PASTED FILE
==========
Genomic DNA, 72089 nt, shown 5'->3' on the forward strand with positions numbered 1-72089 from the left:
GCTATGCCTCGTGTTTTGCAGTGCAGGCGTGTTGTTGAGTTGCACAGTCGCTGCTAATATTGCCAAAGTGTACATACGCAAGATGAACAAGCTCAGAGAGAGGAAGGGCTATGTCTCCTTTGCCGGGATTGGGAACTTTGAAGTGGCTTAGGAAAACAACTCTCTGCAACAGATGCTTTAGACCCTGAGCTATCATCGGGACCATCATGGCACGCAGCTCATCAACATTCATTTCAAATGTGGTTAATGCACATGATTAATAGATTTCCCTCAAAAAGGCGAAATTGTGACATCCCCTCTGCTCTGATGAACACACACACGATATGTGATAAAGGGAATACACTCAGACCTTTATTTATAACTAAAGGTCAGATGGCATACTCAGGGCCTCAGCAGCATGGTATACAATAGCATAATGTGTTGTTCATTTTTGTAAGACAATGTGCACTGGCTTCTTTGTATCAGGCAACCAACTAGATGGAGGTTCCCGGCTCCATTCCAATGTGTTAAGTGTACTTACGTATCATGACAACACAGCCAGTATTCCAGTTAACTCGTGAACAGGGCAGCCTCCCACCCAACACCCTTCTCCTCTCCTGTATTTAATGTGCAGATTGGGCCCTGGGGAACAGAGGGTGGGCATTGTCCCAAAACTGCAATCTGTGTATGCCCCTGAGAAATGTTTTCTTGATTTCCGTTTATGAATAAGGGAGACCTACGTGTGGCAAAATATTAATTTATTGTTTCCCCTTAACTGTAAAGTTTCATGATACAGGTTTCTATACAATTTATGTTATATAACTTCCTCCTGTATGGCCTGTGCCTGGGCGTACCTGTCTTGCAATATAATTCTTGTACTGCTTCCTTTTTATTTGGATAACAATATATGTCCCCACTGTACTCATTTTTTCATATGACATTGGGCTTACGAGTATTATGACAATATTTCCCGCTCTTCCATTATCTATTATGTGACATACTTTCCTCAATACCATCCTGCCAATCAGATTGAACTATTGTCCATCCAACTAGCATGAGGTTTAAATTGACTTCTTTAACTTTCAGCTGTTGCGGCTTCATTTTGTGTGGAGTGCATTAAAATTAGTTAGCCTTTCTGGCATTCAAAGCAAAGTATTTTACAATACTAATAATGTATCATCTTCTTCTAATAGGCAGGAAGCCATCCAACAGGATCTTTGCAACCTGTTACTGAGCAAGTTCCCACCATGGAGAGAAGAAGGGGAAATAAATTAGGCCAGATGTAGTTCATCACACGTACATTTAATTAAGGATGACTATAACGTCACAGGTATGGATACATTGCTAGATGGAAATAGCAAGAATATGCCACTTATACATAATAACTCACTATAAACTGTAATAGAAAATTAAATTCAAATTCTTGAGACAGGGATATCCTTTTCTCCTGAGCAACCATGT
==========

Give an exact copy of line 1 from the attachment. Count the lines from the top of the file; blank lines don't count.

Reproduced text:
Genomic DNA, 72089 nt, shown 5'->3' on the forward strand with positions numbered 1-72089 from the left: